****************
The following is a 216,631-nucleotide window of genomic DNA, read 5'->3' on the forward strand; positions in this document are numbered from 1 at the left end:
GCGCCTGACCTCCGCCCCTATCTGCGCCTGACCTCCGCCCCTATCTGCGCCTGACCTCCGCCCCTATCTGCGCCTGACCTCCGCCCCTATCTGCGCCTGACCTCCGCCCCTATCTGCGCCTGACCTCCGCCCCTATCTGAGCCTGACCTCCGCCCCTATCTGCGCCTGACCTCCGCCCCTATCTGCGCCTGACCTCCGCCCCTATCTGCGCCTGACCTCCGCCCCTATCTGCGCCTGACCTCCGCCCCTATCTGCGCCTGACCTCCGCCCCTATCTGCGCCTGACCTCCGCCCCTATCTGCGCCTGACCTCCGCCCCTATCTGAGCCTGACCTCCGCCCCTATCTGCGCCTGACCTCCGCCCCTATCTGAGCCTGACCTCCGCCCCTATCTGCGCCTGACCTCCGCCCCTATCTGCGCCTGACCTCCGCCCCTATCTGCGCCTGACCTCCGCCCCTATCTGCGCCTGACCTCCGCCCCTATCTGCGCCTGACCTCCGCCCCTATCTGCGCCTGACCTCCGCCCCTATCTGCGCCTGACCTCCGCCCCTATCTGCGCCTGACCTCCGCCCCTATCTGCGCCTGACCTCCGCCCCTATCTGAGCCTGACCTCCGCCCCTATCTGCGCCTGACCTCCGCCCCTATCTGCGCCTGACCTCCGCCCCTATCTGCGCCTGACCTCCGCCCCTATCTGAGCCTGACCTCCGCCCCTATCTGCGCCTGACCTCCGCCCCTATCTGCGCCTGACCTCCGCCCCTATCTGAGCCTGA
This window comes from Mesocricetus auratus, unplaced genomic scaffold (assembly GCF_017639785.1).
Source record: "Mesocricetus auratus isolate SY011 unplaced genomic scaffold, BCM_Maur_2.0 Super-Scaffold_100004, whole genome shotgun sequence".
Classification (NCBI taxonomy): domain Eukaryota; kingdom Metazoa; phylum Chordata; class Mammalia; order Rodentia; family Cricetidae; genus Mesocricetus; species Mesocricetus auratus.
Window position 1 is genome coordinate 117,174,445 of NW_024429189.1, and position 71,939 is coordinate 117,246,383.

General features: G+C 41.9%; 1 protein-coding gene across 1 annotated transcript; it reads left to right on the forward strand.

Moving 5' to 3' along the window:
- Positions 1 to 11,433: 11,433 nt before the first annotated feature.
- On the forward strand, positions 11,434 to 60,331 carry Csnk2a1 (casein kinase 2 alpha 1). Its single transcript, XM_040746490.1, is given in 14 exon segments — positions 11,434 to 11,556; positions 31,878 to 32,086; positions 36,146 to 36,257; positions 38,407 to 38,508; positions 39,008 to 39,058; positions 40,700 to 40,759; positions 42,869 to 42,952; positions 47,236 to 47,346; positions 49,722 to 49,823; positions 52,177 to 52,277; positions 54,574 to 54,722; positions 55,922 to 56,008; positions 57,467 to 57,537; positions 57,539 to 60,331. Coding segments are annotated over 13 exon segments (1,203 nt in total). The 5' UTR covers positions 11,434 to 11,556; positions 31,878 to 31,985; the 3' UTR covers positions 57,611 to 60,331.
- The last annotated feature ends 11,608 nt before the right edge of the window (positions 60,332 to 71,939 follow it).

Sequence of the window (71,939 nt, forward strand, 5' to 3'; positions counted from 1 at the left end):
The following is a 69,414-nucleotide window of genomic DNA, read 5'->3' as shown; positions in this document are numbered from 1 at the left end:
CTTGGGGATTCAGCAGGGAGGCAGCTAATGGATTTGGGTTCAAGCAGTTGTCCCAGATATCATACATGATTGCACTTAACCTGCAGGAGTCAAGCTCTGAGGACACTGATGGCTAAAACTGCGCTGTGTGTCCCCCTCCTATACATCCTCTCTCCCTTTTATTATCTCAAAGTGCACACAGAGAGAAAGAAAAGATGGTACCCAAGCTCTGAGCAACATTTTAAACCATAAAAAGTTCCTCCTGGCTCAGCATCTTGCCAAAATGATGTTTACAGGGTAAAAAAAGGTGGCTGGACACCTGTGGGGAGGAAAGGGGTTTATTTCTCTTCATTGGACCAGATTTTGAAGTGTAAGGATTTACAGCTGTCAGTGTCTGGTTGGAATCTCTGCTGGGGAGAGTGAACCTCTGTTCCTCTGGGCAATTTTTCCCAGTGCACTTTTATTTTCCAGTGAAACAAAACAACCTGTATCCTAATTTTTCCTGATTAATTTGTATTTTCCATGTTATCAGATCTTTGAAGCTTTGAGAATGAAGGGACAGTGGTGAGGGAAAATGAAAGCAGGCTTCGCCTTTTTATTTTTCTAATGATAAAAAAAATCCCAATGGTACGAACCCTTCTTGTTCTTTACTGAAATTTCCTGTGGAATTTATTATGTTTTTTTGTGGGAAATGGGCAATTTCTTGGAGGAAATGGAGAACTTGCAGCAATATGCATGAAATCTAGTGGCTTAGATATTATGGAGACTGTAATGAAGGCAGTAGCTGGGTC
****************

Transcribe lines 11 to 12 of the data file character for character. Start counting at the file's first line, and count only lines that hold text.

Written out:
- The last annotated feature ends 11,608 nt before the right edge of the window (positions 60,332 to 71,939 follow it).

Sequence of the window (71,939 nt, forward strand, 5' to 3'; positions counted from 1 at the left end):